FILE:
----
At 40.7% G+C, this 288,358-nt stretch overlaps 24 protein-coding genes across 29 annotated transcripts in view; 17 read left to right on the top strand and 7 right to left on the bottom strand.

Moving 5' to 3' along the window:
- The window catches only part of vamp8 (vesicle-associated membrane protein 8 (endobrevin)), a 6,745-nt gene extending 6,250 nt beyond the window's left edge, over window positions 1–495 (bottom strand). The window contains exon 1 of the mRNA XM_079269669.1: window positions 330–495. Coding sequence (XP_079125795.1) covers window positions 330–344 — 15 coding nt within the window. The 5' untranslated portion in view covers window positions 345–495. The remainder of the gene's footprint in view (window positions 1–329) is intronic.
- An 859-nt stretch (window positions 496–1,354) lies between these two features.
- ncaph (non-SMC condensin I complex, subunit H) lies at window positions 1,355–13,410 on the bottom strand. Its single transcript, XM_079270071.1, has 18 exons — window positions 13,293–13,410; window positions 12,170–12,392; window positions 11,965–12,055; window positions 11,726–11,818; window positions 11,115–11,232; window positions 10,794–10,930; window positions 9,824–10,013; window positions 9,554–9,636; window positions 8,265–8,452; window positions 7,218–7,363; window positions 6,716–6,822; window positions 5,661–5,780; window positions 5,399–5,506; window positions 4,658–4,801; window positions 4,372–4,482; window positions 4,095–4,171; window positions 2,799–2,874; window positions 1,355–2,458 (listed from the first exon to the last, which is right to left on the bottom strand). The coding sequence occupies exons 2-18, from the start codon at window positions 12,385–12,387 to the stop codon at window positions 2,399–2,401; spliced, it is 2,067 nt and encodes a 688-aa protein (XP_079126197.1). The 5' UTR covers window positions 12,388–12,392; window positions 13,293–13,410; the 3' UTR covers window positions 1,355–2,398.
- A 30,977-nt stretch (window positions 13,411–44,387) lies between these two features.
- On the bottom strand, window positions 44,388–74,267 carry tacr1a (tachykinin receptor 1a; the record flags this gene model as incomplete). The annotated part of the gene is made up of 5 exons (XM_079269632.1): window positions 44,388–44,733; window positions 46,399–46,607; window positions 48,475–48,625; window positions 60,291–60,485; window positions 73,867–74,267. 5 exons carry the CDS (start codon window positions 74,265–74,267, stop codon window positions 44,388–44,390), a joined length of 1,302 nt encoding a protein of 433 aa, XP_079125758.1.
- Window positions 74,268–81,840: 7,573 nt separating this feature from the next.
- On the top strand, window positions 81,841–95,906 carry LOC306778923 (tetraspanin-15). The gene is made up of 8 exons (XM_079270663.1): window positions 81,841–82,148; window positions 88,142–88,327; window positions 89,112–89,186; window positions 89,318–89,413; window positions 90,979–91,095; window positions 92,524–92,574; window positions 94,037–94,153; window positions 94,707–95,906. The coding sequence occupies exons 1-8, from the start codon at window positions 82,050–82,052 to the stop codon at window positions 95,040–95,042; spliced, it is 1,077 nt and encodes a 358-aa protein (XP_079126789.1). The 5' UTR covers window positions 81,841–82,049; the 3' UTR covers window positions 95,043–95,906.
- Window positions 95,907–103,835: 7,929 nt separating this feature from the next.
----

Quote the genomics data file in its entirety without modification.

At 40.7% G+C, this 288,358-nt stretch overlaps 24 protein-coding genes across 29 annotated transcripts in view; 17 read left to right on the top strand and 7 right to left on the bottom strand.

Moving 5' to 3' along the window:
- The window catches only part of vamp8 (vesicle-associated membrane protein 8 (endobrevin)), a 6,745-nt gene extending 6,250 nt beyond the window's left edge, over window positions 1–495 (bottom strand). The window contains exon 1 of the mRNA XM_079269669.1: window positions 330–495. Coding sequence (XP_079125795.1) covers window positions 330–344 — 15 coding nt within the window. The 5' untranslated portion in view covers window positions 345–495. The remainder of the gene's footprint in view (window positions 1–329) is intronic.
- An 859-nt stretch (window positions 496–1,354) lies between these two features.
- ncaph (non-SMC condensin I complex, subunit H) lies at window positions 1,355–13,410 on the bottom strand. Its single transcript, XM_079270071.1, has 18 exons — window positions 13,293–13,410; window positions 12,170–12,392; window positions 11,965–12,055; window positions 11,726–11,818; window positions 11,115–11,232; window positions 10,794–10,930; window positions 9,824–10,013; window positions 9,554–9,636; window positions 8,265–8,452; window positions 7,218–7,363; window positions 6,716–6,822; window positions 5,661–5,780; window positions 5,399–5,506; window positions 4,658–4,801; window positions 4,372–4,482; window positions 4,095–4,171; window positions 2,799–2,874; window positions 1,355–2,458 (listed from the first exon to the last, which is right to left on the bottom strand). The coding sequence occupies exons 2-18, from the start codon at window positions 12,385–12,387 to the stop codon at window positions 2,399–2,401; spliced, it is 2,067 nt and encodes a 688-aa protein (XP_079126197.1). The 5' UTR covers window positions 12,388–12,392; window positions 13,293–13,410; the 3' UTR covers window positions 1,355–2,398.
- A 30,977-nt stretch (window positions 13,411–44,387) lies between these two features.
- On the bottom strand, window positions 44,388–74,267 carry tacr1a (tachykinin receptor 1a; the record flags this gene model as incomplete). The annotated part of the gene is made up of 5 exons (XM_079269632.1): window positions 44,388–44,733; window positions 46,399–46,607; window positions 48,475–48,625; window positions 60,291–60,485; window positions 73,867–74,267. 5 exons carry the CDS (start codon window positions 74,265–74,267, stop codon window positions 44,388–44,390), a joined length of 1,302 nt encoding a protein of 433 aa, XP_079125758.1.
- Window positions 74,268–81,840: 7,573 nt separating this feature from the next.
- On the top strand, window positions 81,841–95,906 carry LOC306778923 (tetraspanin-15). The gene is made up of 8 exons (XM_079270663.1): window positions 81,841–82,148; window positions 88,142–88,327; window positions 89,112–89,186; window positions 89,318–89,413; window positions 90,979–91,095; window positions 92,524–92,574; window positions 94,037–94,153; window positions 94,707–95,906. The coding sequence occupies exons 1-8, from the start codon at window positions 82,050–82,052 to the stop codon at window positions 95,040–95,042; spliced, it is 1,077 nt and encodes a 358-aa protein (XP_079126789.1). The 5' UTR covers window positions 81,841–82,049; the 3' UTR covers window positions 95,043–95,906.
- Window positions 95,907–103,835: 7,929 nt separating this feature from the next.